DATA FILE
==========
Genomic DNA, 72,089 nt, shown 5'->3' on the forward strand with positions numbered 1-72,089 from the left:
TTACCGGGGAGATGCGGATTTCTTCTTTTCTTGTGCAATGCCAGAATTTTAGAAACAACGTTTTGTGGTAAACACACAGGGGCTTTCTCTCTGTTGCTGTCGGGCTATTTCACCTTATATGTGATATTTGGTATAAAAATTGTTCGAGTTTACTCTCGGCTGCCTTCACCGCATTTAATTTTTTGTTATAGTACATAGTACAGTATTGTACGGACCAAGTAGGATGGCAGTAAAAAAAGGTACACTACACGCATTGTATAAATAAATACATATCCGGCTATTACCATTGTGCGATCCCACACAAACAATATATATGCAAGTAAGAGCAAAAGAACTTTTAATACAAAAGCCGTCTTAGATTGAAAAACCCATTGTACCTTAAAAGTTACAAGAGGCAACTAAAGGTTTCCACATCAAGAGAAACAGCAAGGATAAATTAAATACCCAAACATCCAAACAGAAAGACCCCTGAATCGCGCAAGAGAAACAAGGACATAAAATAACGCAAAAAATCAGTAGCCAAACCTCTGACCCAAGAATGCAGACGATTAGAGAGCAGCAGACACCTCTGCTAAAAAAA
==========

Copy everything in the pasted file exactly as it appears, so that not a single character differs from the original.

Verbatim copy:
Genomic DNA, 72,089 nt, shown 5'->3' on the forward strand with positions numbered 1-72,089 from the left:
TTACCGGGGAGATGCGGATTTCTTCTTTTCTTGTGCAATGCCAGAATTTTAGAAACAACGTTTTGTGGTAAACACACAGGGGCTTTCTCTCTGTTGCTGTCGGGCTATTTCACCTTATATGTGATATTTGGTATAAAAATTGTTCGAGTTTACTCTCGGCTGCCTTCACCGCATTTAATTTTTTGTTATAGTACATAGTACAGTATTGTACGGACCAAGTAGGATGGCAGTAAAAAAAGGTACACTACACGCATTGTATAAATAAATACATATCCGGCTATTACCATTGTGCGATCCCACACAAACAATATATATGCAAGTAAGAGCAAAAGAACTTTTAATACAAAAGCCGTCTTAGATTGAAAAACCCATTGTACCTTAAAAGTTACAAGAGGCAACTAAAGGTTTCCACATCAAGAGAAACAGCAAGGATAAATTAAATACCCAAACATCCAAACAGAAAGACCCCTGAATCGCGCAAGAGAAACAAGGACATAAAATAACGCAAAAAATCAGTAGCCAAACCTCTGACCCAAGAATGCAGACGATTAGAGAGCAGCAGACACCTCTGCTAAAAAAA